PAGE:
Image for Film: The Storm Warriors

Film: The Storm Warriors

Written by Marcus Campbell on December 15, 2009

The Storm Warriors
Directed by the Pang Brothers
Starring Aaron Kwok, Ekin Cheng and Simon Yam

The Storm Warriors is the debut Australian film of Cine Asia, a distributor that aims to release Asian films on our shores at the same time as their domestic premieres. It is fitting that they have begun with a big-budget CGI blockbuster such as this, its stunning special effects and beautiful visuals deserve a big screen viewing. Is this a sign that mainland China has begun fighting back against Hollywood in its own turf? Probably not, as this isn’t a culturally neutral co-production such as Crouching Tiger Hidden Dragon or Hero. This is a film by Chinese, for Chinese as has been the focus of the country for years, but that doesn’t make it any less interesting.

With a very typical story in the traditional wuxia / Chinese martial arts tradition, The Storm Warriors often gets lost in its own strangeness but the constant fight scenes keep minds from wondering too far. The story goes like this (try to stay with me); the evil warrior Lord Godless is on the warpath to conquer China. He captures the good-hearted warriors Wispering Wind and Striding Cloud (Aaron Kwok and Ekin Cheng) along with Nameless, a martial arts legend. The three escape but Nameless is gravely injured so the responsibility of punishing evil is passed to the unqualified pair of Wind and Cloud. To become strong enough to defeat Lord Godless they go to seek guidance from an ancient martial arts master Lord Wicked who advises Wind to turn half-evil because he is somehow more powerful harnessing the influence of both ends of the moral spectrum…Anyway, throw in a few strange and rushed love stories and a series of impressive martial arts exercises and that sums up most of the screen time.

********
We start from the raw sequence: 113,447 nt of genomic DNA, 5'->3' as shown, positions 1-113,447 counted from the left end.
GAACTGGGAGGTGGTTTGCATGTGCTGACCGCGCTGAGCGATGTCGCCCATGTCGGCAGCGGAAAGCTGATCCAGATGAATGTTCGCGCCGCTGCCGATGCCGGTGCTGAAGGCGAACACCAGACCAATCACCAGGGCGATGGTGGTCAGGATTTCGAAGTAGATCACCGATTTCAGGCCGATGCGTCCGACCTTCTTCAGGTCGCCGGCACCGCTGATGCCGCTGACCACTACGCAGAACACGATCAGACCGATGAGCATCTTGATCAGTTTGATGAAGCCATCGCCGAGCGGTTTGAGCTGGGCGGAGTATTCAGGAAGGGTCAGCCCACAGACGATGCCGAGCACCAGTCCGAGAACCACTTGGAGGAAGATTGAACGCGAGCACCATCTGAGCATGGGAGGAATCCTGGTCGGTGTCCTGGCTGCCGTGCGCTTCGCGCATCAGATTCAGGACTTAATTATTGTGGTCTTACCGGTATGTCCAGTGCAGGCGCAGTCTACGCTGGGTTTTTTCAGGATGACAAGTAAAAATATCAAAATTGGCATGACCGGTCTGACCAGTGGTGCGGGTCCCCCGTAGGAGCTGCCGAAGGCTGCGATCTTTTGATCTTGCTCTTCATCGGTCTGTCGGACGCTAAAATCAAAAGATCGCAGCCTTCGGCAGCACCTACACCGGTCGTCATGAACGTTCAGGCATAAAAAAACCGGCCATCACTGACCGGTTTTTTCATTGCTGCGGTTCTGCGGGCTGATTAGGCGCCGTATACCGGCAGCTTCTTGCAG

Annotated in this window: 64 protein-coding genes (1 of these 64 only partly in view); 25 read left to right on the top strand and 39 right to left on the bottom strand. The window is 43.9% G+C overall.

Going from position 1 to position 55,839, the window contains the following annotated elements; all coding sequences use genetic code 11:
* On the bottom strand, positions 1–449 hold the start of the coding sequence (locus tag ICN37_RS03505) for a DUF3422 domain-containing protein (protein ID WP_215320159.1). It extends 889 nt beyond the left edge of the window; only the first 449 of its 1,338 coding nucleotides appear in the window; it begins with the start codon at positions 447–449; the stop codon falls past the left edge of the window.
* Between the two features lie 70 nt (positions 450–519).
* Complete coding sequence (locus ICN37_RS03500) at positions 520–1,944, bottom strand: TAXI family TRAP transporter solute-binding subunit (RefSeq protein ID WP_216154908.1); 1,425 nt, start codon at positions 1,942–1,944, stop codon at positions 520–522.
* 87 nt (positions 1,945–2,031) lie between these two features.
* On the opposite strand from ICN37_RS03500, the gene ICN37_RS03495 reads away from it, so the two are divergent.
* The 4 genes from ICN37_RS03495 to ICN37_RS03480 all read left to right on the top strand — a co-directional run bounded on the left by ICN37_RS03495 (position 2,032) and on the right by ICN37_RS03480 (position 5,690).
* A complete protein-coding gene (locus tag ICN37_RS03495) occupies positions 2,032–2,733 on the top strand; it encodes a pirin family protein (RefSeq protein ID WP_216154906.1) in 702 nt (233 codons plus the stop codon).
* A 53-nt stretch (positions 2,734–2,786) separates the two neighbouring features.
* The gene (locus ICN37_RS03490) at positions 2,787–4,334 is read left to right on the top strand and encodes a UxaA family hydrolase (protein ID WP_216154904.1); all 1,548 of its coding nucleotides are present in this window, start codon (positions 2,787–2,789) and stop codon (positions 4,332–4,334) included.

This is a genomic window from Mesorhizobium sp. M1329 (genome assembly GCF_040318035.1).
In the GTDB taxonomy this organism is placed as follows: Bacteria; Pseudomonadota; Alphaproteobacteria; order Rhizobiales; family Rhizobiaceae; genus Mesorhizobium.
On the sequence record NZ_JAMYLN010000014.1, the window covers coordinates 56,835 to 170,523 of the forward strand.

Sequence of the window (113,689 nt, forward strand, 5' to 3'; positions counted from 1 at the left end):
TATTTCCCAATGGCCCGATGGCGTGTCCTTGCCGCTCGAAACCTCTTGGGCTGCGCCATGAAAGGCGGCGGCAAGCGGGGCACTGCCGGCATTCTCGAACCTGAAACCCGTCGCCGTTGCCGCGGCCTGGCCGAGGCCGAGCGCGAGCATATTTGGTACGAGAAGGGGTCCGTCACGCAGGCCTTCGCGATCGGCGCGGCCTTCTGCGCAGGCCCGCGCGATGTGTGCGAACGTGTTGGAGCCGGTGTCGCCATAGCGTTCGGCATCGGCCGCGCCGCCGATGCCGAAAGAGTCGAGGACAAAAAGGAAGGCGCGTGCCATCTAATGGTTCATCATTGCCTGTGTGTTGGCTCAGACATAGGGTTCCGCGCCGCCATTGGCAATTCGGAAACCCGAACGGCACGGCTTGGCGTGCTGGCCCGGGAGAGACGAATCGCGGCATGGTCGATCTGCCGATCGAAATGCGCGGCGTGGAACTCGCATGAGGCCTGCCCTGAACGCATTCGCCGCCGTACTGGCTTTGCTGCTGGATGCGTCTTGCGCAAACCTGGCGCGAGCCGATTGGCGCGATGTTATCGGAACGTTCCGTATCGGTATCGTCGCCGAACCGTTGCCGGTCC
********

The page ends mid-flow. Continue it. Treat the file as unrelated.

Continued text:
The CGI is the real star of this film. Each warrior has powers which are characteristic of their station and when used are devastating to anything that isn’t wielding similar abilities. Nameless levitates thousands of swords in a beautiful display of his power early in the film and half-evil Wind is assisted by all manner of ungodly CGI devices after his turning. As The Storm Warriors was based on a graphic novel, the style that has been used extensively in films like 300 and Sin City is borrowed for many scenes especially when Lord Godless sends his men to massacre all the martial arts schools throughout China. The frame switches between action and long pauses to exemplify the blood splatters and emotional fury you would find in comic books.

It is great to see that Asian cinema is being given a greater platform to be appreciated in this country and while the particular recipe of this Pang Bros film might not be to everyone’s taste, it is great eye candy for anyone and everyone who has the patience that Hollywood doesn’t really allow. It might not be a classic but the fight scenes are spectacular and unyielding and the visual garnishing is as good as anything coming from across the pacific. Go and see The Storm Warriors if you like your wuxia traditional, your martial arts pretty and your screen big.

You will love this if: You enjoy unpacking the ultra-nationalistic sentiments of mainland Chinese films and laughing about them with your friends.

You will hate this if: You regard narrative cohesion as essential and you don’t think martial arts and CGI go really great together.

The Storm Warriors is showing from December 10 in selected cinemas in Sydney and Melbourne

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